Edinburgh won the 1872 Cup on rugby’s long-awaited resumption in Scotland as their South Africa-born contingent made the difference behind closed doors at BT Murrayfield. More importantly to coach Richard Cockerill it means the capital side are in the Guinness Pro14 semi-finals for the first time ever.
Scrum-half Nic Groom scored twice, his second created by now Scots-qualified wing Duhan van der Merwe, while the flawless boot of stand-off Jaco Van der Walt, who is eligible for the dark blue later this year, rammed home the win which gives Cockerill’s side the trophy for the third straight year as the pre-match favourites beat their rivals from the west, who were nominally the home team, for a fourth successive time at the national stadium, which was near deserted due to the coronavirus restrictions.
We are now used to the “new normal” inhabited by the sporting world so were well prepared for the strangeness as the oval ball game in Scotland got its chance to get back up and running but a positive first step was made towards something approaching “more normal”, with next weekend’s pilot of a few hundred fans in the stadium for the return Guinness Pro14 match another step on that road.
After a minute’s silence for in memory of all those who have lost their lives in the pandemic which has ravaged the globe and put sport firmly in perspective, a decent enough game played out in the circumstances.
Edinburgh started well, getting the better of the breakdown. Man of the match Van der Walt marched them up into Glasgow territory and then, when the arm went up again from Mike Adamson, the stand-off struck confidently from 30 metres to open the scoring.
Another turnover led to a good attacking lineout for the “visitors” just outside the Warriors’ 22. A number of offside breaches from the Glasgow defensive advance gave Van der Walt a routine 10-metre shot in front of the posts to double the lead within seven minutes.
Glasgow battled to get a foothold back in the game and won a kickable penalty, which Adam Hastings banged over from 40 metres to half the lead as the clock ticked past the quarter-hour mark.
As could be expected in a first match of any description never mind a competitive one, handling errors were inevitable, with Edinburgh the main culprits early on as Bill Mata spilled to halt an attack and Groom dropped forward at the back of a ruck.
Out of nowhere Glasgow struck with the first try of the match as a kick forward had the back-pedalling Edinburgh defence in all sorts of trouble and Pete Horne, whose chase had forced an offside, had clear space from Ali Price’s pass to cruise over, Hastings conversion suddenly had the Warriors 10-6 up at the end of the first quarter.
It was a promising spell for Glasgow as new attack coach Jonny Belly was finally able to see his charges implement some of his thinking but the menace petered out and Edinburgh got back on the front foot.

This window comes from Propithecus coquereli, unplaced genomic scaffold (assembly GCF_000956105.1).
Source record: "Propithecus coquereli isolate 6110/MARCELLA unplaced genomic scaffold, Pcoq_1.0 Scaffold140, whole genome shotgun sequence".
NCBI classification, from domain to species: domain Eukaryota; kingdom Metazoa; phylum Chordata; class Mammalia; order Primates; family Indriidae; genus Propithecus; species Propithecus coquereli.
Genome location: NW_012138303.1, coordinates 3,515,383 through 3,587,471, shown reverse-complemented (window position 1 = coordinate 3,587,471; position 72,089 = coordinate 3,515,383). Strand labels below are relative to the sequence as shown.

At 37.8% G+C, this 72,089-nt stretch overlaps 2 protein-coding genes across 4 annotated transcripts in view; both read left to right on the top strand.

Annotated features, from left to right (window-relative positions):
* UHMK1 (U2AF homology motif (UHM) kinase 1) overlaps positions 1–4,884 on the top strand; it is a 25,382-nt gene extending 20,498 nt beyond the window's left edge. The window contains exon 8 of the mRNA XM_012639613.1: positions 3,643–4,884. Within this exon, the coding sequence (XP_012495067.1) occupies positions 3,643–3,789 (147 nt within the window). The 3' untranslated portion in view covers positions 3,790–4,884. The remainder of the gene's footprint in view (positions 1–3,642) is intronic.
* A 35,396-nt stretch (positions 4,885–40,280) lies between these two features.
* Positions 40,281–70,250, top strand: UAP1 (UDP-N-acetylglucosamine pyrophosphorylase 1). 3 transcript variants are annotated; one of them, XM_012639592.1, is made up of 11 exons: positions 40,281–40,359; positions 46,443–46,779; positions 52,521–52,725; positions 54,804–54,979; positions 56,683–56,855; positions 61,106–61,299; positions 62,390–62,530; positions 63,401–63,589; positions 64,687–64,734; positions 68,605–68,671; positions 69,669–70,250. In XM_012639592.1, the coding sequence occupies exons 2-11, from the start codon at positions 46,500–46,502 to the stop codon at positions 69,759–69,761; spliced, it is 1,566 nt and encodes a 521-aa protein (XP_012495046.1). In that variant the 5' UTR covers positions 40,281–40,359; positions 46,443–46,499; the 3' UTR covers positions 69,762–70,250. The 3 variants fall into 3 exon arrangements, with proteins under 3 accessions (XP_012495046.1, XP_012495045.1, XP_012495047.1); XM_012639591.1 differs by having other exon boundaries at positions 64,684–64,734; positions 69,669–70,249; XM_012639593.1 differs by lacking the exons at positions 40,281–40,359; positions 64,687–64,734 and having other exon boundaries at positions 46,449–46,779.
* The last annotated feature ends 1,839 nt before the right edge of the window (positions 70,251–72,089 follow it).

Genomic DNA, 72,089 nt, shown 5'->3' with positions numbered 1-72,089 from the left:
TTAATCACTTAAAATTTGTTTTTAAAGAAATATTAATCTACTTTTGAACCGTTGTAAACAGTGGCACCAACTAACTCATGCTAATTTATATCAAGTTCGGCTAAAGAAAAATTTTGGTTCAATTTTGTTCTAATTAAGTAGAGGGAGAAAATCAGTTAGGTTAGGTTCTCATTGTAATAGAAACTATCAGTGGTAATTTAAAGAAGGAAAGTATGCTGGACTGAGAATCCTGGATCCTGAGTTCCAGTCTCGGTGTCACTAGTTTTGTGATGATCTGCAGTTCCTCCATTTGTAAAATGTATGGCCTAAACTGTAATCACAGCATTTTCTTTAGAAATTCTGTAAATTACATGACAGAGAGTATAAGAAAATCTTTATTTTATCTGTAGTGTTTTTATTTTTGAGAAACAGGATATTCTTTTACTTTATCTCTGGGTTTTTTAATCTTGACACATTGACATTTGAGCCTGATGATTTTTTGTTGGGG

A sustained assault on the Glasgow line was launched and, in the end, it was Groom who sniped over for the score, Van der Walt adding the extras to nudge Cockerill’s men 13-10 ahead with seven minutes to go to the break.
There was a further twist to come just two minutes later, though, as Glasgow responded perfectly. Immediately they forced Edinburgh back on their line, with prop Oli Kebble, who is now Scotland qualified, instrumental in the phases which opened the door for Hastings to crash over from short distance on the left. He couldn’t make the conversion so it was a two-point lead.
Edinburgh lock Andrew Davidson’s debut against his former club came to an end as an earlier Head Injury Assessment was made permanent and Jamie Hodgson remained on in the second row.
The second half got going at an impressively high tempo, without presenting the scoring opportunities in the third quarter in the same way as the opening two.
That was to change almost exactly on the hour mark as the pace and power of Van der Merwe exploited the unstructured period of play to cut through Glasgow before making a simple offload off the left hand for Groom to score with ease and Van der Walt’s boot to make it 20-15.
A scrum penalty gave Van der Walt his most challenging attempt of the game from over 40 metres but his right boot struck sweetly again to open up an eight-point lead.
A big talking point ahead of the game was Huw Jones switch to full-back but he had little impact and was back in centre when Nick Grigg was substituted in the last ten minutes.
Sub scrum-half Charlie Shiel ended any debate about the outcome when he outpaced fellow replacement Niko Matawalu for a brilliant try, which Van der Walt converted from wide out as Edinburgh celebrations could begin.
SCORERS: Glasgow: Tries: P Horne, Hastings. Con: Hastings. Pen: Hastings
Edinburgh: Tries: Groom 2, Shiel. Cons: Van der Walt 3. Pens: Van Der Walt 3.
Glasgow: H Jones; T Seymour, N Grigg, P Horne, R Tagive; A Hastings, A Price, O Kebble, F Brown, Z Fagerson, R Gray, S Cummings, Rob Harley, M Fagerson, R Wilson. Subs: G Turner (for Brown 59), D Rae (for Z Fagerson 77), K McDonald (for Gray 71), T Gordon (for Harley 50), G Horne (for Price 55), N Matawalu (for Tagive 59), Glenn Bryce (for Grigg 71). Not used: D Evans.
Edinburgh: B Kinghorn; E Sau, M Bennett, C Dean, D van der Merwe, J van der Walt, N Groom; R Sutherland, S McInally, W Nel, A Davidson, G Gilchrist, L Crosbie, H Watson, V Mata. Subs: M Willemse (for McInally 59), P Schoeman (for Sutherland 40), S Berghan (for Nel 40), J Hodgson (for Davidson 27), N Haining (for Crosbie 65), C Shiel (for Groom 61), N Chamberlain, G Taylor (for Dean 61).
Referee: M Adamson (SRU)
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